If you’re a woman who bikes for transportation, please consider taking 10-15 minutes of your time for this survey. Your input is quite valuable.
I know some of my followers are women who commute by bike, so go ahead and take the survey!
San Francisco lays out $200 million in bike projects in next 5 years
Will Reisman. Jan 27, 2013
The City is proposing $200 million worth of changes to its cycling network in the next five years.
Building 12 new miles of bike lanes, upgrading 50 miles of existing paths and installing more than 20,000 new racks are all part of the plan.
Biking has increased by 71 percent since 2006, and the San Francisco Municipal Transportation Agency, which manages cycling policies in The City, is hoping to build out its network to meet the demand.
At the board of directors’ annual workshop meeting Tuesday, the agency is expected to discuss potential scenarios for bicycling expansion.
As part of its five-year strategic plan, the agency proposes to upgrade 50 intersections to accommodate bicycles and deploy and maintain 2,750 bikes as part of a grab-and-go bike-sharing network.”
Photo: Anna Latino/ Special to the S.F. Examiner
A city committed to bike infrastructure. I love it. I want more bikes!
“Why U.S. Transit Systems Are Still So Far Away From Converting to Driverless Trains
Stephen Smith. July 9, 2012
With Google priming Nevada to be the first state to allow driverless cars on its roads, transit fans could be forgiven for asking: Where are the driverless trains?
The technology is relatively simple and has been around for decades. Unlike cars, which are autonomous and proceed on sight alone, railways must be centrally controlled to prevent collisions. So while a driverless car is limited by how far its sensors can “see,” the central computer that directs driverless trains is fully aware of all trains on its tracks, removing much of the guesswork.
The United States doesn’t yet have any fully automated trains outside of a few airport shuttles and small-scale “people movers,” but Europe and Asia have adopted the technology quite readily. European firms like Italy’s AnsaldoBreda and France’s Matra (now owned by Siemens) pioneered the technology, and which operates on six continents. Africa’s first system, in Algiers, opened in November of last year.
The obvious advantage of driverless trains over their manned counterparts is that transit agencies don’t have to pay drivers. Upgrading to driverless requires a large upfront investment, and still requires humans to act as engineers, maintenance workers, janitors, and station managers. But after the investment is made, eliminating the driver position offers agencies flexibility and riders much more frequent service.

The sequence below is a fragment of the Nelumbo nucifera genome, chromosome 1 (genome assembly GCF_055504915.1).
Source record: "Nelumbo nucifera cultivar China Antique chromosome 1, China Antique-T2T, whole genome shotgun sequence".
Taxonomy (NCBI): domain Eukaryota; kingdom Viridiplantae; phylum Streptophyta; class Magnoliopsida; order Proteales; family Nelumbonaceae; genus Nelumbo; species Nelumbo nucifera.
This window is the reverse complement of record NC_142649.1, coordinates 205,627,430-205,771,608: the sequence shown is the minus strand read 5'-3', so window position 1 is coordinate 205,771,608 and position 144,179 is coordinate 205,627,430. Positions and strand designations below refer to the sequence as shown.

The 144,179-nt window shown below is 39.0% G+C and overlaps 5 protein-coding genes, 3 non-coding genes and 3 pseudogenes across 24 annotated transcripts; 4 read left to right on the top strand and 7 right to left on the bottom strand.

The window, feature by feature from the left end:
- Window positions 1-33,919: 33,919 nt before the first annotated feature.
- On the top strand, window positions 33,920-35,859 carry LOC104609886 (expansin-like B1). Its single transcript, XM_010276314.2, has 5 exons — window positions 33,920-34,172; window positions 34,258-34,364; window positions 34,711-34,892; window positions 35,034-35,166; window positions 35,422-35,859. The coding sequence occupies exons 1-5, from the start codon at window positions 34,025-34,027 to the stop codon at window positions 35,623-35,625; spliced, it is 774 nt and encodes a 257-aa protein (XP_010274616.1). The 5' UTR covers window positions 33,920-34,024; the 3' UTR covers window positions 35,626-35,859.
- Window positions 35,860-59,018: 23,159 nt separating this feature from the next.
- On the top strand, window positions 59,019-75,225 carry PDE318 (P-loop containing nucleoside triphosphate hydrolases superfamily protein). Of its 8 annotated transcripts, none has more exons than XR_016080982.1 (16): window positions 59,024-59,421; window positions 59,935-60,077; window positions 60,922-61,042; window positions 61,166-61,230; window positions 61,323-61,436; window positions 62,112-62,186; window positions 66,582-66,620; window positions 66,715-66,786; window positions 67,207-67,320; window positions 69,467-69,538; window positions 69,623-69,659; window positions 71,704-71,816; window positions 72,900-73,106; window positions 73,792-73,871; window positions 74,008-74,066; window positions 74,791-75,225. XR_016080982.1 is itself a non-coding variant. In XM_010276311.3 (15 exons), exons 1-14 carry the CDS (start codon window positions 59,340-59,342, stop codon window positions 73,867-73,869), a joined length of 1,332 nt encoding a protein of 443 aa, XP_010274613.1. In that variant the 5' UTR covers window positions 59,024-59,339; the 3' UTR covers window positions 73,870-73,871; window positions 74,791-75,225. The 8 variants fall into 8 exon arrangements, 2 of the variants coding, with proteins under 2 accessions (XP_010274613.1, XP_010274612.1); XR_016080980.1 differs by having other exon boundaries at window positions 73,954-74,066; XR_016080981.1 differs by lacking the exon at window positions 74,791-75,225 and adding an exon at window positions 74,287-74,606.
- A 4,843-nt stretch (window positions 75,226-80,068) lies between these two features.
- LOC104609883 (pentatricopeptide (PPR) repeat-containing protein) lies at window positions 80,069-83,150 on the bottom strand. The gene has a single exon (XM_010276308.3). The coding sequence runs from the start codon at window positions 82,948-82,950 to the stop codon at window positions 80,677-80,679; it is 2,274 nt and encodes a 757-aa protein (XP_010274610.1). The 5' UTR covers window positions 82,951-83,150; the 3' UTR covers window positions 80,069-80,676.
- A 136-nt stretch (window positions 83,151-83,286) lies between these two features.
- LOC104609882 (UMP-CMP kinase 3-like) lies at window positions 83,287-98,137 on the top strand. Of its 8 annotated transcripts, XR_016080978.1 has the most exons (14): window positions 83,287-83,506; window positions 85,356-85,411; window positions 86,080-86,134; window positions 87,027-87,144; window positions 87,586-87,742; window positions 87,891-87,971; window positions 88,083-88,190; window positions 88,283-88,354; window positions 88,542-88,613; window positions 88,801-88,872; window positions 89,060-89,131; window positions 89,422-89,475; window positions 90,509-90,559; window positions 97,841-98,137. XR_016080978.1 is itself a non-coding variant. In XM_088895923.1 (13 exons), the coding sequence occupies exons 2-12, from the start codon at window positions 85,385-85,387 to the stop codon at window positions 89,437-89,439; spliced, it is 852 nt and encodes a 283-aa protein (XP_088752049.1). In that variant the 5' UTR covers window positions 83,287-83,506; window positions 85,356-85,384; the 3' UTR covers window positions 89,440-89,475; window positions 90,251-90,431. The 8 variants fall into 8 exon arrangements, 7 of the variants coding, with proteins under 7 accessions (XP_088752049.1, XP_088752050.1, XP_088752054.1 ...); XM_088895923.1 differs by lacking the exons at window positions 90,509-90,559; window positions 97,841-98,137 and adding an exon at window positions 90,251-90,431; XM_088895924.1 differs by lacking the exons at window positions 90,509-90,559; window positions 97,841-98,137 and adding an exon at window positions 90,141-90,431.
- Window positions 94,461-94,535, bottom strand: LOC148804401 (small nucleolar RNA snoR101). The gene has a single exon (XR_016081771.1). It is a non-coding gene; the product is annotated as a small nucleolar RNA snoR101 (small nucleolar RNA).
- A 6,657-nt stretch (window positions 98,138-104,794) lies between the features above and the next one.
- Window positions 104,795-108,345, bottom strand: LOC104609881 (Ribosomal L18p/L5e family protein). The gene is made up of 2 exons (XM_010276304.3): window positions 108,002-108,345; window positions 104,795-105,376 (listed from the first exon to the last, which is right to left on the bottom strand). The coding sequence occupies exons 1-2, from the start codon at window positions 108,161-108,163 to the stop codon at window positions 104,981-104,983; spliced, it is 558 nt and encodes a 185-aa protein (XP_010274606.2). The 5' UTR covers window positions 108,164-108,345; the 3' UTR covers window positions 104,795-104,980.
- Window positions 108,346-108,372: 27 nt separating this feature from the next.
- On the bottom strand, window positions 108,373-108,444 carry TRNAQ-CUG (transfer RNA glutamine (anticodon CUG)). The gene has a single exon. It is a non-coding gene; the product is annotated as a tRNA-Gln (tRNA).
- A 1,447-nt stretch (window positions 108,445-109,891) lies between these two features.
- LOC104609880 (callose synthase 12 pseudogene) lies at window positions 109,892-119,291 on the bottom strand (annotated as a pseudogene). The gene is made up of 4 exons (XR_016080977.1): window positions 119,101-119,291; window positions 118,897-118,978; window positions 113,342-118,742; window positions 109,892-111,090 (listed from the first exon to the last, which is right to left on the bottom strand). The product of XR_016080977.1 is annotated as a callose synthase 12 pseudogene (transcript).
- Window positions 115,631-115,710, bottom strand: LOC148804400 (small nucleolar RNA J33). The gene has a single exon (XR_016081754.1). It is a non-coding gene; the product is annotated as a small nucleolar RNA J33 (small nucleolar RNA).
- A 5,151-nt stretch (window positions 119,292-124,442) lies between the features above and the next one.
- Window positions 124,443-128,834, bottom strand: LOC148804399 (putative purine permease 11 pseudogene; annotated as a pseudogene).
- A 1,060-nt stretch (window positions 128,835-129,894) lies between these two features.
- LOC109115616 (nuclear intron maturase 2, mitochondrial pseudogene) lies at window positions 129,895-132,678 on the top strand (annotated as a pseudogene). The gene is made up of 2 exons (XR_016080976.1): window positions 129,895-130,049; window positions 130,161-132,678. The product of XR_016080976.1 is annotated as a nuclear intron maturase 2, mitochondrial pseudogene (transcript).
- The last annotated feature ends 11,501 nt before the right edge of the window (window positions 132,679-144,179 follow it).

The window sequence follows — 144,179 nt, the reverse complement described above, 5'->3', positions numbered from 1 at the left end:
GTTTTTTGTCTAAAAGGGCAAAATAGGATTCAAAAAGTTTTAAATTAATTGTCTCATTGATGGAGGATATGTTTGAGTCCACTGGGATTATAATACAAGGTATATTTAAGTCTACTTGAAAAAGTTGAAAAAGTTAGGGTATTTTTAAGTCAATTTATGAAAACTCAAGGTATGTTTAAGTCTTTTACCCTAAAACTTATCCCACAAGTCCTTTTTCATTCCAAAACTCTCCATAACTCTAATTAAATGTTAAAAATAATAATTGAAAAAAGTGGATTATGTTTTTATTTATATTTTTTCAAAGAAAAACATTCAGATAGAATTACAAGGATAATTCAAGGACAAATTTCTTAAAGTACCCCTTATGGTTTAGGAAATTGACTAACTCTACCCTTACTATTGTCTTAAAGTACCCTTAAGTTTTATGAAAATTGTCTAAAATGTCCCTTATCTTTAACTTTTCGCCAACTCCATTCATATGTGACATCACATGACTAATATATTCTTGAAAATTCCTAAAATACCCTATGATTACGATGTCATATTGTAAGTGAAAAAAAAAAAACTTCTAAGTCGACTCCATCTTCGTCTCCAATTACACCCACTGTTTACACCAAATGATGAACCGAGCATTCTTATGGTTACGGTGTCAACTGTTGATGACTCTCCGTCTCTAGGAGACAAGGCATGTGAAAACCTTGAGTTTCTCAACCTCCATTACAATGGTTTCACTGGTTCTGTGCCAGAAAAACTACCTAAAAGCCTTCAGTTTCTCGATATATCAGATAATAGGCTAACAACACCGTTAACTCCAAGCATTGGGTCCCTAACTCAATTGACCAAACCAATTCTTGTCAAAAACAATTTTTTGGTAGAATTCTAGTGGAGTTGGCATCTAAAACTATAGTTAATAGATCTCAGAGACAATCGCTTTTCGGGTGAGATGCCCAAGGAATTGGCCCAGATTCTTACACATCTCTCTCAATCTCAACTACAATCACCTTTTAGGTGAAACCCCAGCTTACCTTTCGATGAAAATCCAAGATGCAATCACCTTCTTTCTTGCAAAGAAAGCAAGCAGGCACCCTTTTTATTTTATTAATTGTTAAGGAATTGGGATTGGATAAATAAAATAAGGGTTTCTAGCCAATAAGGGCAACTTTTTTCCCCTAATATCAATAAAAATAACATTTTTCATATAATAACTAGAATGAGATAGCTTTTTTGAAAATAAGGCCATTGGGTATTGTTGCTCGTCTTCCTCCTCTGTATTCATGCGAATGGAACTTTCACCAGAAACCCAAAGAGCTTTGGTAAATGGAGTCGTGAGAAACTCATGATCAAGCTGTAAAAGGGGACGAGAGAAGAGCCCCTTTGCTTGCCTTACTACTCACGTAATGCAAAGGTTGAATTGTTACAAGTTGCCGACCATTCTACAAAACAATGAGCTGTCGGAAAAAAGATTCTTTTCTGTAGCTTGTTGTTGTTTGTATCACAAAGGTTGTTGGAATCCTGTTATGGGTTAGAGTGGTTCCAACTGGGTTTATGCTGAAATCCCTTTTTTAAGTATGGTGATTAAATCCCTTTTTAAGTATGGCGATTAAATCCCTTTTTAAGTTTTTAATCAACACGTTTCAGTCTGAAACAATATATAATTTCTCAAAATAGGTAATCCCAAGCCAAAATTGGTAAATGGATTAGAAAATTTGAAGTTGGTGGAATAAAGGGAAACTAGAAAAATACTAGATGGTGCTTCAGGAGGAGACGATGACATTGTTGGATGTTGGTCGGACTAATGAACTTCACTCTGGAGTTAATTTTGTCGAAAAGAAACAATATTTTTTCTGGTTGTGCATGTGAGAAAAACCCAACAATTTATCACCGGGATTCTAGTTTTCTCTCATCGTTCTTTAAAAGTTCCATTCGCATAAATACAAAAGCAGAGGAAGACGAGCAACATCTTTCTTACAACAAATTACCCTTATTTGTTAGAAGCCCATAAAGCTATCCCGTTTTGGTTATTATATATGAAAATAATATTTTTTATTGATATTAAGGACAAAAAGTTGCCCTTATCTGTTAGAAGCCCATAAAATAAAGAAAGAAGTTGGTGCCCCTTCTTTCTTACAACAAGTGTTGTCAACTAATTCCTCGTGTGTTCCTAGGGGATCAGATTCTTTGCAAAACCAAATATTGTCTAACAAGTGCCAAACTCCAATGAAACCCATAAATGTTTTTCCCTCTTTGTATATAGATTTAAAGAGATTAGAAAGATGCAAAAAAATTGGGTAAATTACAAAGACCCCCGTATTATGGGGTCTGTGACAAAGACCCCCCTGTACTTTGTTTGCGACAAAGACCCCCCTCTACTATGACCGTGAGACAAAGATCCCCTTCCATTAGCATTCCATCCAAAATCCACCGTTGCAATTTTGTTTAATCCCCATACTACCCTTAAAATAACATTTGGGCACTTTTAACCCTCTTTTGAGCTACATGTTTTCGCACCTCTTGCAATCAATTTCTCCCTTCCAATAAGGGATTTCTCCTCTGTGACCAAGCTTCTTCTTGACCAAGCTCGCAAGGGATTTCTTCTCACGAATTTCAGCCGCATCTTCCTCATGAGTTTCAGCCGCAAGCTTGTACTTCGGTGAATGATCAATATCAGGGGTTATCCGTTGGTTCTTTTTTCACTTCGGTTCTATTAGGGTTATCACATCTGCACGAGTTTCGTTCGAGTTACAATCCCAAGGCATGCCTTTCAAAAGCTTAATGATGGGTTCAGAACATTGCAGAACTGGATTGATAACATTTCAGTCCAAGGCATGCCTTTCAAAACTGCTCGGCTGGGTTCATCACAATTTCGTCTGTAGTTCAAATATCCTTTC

During rush hour, the main impediment to more service is the number of trains an agency owns, and in some cases tracks that simply can’t handle any more traffic. But during off-peak hours, it’s the cost of putting drivers on each train that determines how often the trains come.
Driverless service eliminates these costs, “break[ing] the connection between frequency and labor costs,” as transit consultant Jarrett Walker put it. Vancouver’s driverless SkyTrain network, for example, has off-peak headways that would make Americans drool with envy. Riders on the Expo and Millennium trunk line never have to wait more than 5 minutes for a train, even late at night – a frequency that would be prohibitively expensive without driverless trains.”
Via: The Atlantic
This is sort of a silly question because it assumes that the federal, state, and local governments are interested in investing in infrastructure improvements. While there certainly are a lot of people who understand that America’s failing infrastructure is holding us back, most lawmakers aren’t interested. From California and Wisconsin arguing about high speed rail to the people of Virginia barely consenting to build the Metro out to Dulles airport to Congress’ stripping down the transportation bill politicians have shown over and over that they a) have no interest in improving America and b) have no long-term vision.
1 year ago · 3 notes
Urban sprawl from the sky
This morning I flew into Minneapolis. I love Minnesota, but it is definitely an example of a car-centric city. They’ve made some great progress in terms of adding bike-paths and light rail, but the main roads are so wide, devoid of character, and pedestrian unfriendly. And the surface parking lots smack in the middle of downtown. It makes me want to cry.
1 year ago · 0 notes
Republicans know that urban areas are diverse. Millions of Americans use public transportation. Cars have to be parked. Cars require gas stations. Cars, with the cost of gasoline, are, in my opinion, making a huge and lasting dent in household budgets which has enriched oil companies at the expense of everyone else.
Without public transit, Americans, will be captured by the oil companies forever.
Without public transit, American commerce will disappear. Public parks, public lands, public schools, public libraries, public health, and all aspects of the pubic good will end forever. The oil companies win. Our country becomes unrecognizable; one nation under Exxon.
This is no dream for America. It is legalized larceny.
-purpledot, boston. comment on nytimes article, 09.02.12.
1 year ago · 1 note
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1 year ago · 67 notes
from a parent survey re: walking and biking to school.
Lakeview Elementary in East San Diego County.
America is so backwards. It’s unbelievable that we don’t have one of the most integral parts of infrastructure. *Where’s our money going toward? Widening roads.*